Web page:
When you enter retirement, you’re probably going to see a change in your medical insurance policies, and if you’re under 65, you won’t yet qualify for Medicare. That’s why it’s a good idea to give yourself a health insurance audit now and find out whether you’ll be able to carry into retirement any group health benefits you now receive through your employer.
If understanding and managing health costs in retirement causes you confusion, you’re not alone. According to a recent study conducted by Voya Financial, 42% of pre-retirees would like advice on planning for health care costs in retirement. So, sometime soon, sit down (ideally with your financial advisor) and study the health policies you now have. By determining which of your employer’s health benefits you’ll be able to keep in retirement, you may be able to maintain favorable premium rates and co-payments rather than paying more by purchasing a new policy on your own.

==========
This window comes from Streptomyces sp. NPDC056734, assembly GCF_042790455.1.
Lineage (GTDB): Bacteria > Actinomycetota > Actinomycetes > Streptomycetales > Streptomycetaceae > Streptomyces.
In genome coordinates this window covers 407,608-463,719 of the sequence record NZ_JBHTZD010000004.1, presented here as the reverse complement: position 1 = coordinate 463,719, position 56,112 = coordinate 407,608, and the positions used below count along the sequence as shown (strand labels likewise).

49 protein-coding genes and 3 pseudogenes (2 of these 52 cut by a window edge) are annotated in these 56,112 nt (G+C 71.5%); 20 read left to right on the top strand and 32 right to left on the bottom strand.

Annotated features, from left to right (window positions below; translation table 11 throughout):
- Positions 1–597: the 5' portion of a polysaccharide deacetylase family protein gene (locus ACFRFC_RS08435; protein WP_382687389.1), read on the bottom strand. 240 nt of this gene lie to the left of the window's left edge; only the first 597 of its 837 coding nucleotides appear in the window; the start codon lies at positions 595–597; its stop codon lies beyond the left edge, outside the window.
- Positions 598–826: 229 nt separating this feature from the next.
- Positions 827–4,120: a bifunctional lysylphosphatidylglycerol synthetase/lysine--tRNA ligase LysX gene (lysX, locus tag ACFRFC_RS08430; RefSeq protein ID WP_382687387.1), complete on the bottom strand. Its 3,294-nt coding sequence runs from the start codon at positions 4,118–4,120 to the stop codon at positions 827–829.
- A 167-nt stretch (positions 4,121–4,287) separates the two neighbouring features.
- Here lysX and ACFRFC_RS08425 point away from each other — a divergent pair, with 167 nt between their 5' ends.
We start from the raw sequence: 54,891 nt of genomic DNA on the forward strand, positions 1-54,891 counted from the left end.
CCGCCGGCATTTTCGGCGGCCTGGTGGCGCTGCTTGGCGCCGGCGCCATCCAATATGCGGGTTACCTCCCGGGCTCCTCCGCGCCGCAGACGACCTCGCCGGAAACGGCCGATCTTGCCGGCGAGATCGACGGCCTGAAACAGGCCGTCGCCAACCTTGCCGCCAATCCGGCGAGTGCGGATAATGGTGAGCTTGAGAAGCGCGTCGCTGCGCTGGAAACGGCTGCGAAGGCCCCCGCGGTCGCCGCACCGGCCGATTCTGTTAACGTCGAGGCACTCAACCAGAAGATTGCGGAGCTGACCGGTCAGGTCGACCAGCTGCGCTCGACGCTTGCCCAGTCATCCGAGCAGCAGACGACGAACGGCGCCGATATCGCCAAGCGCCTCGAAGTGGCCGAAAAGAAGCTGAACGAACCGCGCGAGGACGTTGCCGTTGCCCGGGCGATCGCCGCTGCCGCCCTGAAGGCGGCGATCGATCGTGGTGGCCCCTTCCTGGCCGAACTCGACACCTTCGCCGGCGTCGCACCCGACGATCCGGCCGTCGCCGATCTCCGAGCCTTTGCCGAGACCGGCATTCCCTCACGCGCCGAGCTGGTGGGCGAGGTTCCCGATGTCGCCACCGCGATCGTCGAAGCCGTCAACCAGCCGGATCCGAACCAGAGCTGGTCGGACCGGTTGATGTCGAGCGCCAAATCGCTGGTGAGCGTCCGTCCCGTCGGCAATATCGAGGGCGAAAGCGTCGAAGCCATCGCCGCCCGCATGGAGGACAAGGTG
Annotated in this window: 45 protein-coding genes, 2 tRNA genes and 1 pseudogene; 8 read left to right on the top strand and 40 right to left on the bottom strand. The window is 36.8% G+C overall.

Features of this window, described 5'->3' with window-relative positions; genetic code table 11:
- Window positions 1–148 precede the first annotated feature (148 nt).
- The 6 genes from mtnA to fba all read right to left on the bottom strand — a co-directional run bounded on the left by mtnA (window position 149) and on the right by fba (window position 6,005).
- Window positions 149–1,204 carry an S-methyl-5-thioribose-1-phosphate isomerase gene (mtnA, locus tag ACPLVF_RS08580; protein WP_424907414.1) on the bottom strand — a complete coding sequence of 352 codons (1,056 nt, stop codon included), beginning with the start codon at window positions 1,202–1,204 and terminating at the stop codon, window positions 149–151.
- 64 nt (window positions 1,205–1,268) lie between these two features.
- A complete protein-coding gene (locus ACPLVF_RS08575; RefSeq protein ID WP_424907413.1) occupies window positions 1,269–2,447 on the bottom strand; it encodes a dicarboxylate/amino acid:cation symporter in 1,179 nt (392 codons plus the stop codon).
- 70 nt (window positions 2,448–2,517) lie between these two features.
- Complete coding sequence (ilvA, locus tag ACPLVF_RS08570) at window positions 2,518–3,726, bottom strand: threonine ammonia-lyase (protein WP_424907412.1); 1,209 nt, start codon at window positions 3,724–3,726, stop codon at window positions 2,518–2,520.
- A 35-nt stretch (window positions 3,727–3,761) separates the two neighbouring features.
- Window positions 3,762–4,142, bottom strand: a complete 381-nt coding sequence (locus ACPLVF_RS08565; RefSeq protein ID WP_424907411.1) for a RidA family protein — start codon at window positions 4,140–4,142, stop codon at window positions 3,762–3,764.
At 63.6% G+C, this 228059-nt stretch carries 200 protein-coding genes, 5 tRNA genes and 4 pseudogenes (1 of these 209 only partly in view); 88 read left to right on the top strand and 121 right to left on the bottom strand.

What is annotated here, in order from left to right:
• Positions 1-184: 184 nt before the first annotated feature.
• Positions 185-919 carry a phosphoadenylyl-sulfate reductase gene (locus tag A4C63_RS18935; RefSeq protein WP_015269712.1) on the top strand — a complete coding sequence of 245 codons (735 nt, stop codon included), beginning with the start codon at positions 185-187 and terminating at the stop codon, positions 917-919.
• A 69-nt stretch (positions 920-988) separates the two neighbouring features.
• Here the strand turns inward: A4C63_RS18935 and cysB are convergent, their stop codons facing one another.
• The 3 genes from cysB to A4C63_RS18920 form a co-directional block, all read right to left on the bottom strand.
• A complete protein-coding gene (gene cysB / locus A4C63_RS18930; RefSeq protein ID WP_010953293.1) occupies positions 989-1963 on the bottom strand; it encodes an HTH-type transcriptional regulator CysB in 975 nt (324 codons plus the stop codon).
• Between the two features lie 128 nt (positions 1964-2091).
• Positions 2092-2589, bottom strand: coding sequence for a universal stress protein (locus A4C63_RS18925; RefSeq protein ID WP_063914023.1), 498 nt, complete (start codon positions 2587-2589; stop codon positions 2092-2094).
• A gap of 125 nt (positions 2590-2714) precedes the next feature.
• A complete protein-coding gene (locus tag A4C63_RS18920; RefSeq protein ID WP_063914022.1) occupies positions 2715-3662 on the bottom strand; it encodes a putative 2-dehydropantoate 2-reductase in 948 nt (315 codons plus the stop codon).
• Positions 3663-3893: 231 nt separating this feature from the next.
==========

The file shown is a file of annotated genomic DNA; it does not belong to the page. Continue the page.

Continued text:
Finally, since your out-of-pocket health costs will more than likely rise when you enter retirement, take advantage of your employer’s medical benefits before you leave your job. Make those elective visits to your doctor, dentist, and optometrist that you’ve been putting off before there are any changes to your coverage.